I saw something like this on TV several months ago, maybe a year ago. The driver had a sighted person giving directions and the test was perfect. My problem is I believe that people who are blind can do a whole lot of things, many of them much better than me, including having a sense of direction and getting me to a location by directing me and I think it is terrific. I'm not so sure about the driving, because it is hard enough to drive, being sighted, and having to deal with drunks, teenagers and people whose eyes are failing but they won't admit it, and even cloudbursts. I read this article and tried to imagine what things might happen. It would be amazing if something could happen to make this possible. I didn't learn to drive until I was 30 because it was thought my orthopedic problems were too severe. And I've had several periods since I could drive that I was not able to for various reasons. I know it is hard, and having the feeling of freedom is great, but I won't always be able to drive.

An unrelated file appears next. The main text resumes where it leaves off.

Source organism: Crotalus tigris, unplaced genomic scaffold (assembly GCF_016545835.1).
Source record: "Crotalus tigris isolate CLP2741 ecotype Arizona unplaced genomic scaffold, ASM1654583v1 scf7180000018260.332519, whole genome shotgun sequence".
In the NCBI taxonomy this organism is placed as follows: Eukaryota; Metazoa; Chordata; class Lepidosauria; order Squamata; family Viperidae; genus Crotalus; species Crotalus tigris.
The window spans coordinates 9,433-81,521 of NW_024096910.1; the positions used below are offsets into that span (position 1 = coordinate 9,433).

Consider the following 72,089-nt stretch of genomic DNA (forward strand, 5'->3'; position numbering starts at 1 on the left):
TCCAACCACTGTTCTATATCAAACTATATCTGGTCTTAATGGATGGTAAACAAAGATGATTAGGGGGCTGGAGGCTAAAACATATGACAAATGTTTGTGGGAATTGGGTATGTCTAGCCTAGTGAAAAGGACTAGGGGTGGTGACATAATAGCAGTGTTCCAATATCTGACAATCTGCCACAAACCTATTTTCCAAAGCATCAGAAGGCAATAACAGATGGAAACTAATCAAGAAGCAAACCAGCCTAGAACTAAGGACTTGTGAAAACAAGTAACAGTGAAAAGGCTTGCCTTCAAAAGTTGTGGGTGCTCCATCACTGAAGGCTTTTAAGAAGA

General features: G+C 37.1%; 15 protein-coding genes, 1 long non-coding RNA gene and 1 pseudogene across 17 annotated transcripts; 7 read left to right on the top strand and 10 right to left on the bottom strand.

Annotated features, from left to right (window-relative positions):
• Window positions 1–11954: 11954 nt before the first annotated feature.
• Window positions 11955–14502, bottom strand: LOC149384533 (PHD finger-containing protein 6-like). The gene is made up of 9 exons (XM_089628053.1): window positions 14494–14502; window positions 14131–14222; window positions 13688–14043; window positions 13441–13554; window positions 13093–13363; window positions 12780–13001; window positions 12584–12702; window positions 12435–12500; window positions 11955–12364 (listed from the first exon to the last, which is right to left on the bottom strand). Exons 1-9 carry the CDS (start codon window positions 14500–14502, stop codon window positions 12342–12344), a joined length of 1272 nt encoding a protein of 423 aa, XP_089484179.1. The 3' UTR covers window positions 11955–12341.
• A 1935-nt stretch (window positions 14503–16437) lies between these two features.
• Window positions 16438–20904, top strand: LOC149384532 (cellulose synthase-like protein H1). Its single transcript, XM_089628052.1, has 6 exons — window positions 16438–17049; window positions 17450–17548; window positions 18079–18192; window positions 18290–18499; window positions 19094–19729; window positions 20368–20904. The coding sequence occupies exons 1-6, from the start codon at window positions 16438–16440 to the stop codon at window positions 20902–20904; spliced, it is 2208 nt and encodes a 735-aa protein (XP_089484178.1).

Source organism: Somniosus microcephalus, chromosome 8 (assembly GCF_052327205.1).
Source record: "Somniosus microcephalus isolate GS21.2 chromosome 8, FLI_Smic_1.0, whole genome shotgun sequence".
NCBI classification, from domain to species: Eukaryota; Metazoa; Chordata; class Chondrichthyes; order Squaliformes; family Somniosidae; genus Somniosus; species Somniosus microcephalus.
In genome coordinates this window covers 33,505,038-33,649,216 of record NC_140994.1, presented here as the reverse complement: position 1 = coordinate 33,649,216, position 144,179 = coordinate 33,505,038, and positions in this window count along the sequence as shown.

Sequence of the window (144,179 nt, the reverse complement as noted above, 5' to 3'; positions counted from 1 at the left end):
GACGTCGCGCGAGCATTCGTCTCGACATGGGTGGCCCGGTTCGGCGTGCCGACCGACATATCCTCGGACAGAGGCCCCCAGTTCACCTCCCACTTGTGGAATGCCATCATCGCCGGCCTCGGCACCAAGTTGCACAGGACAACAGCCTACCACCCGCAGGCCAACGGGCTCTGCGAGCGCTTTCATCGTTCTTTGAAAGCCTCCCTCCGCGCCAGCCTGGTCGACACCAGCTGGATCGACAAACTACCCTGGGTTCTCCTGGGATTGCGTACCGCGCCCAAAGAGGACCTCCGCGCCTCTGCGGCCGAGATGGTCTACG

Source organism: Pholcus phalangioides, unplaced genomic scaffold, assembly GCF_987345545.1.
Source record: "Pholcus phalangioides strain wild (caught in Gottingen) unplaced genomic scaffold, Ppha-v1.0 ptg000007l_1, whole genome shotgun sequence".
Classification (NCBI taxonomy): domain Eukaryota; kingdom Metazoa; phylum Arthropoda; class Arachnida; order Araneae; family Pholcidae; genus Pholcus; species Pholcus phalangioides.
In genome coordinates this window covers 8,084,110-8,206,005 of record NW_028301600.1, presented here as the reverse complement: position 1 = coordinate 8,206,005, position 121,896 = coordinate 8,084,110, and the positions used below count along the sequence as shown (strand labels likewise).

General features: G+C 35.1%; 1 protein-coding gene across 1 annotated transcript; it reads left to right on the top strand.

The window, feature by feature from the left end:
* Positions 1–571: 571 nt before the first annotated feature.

----- Original Message ----- From: "Allison and Chip Orange" <acorange@xxxxxxxxxxx>
To: <tabi@xxxxxxxxxxxxx> Sent: Saturday, July 03, 2010 6:15 PM Subject: [tabi] a new approach for a car for the blind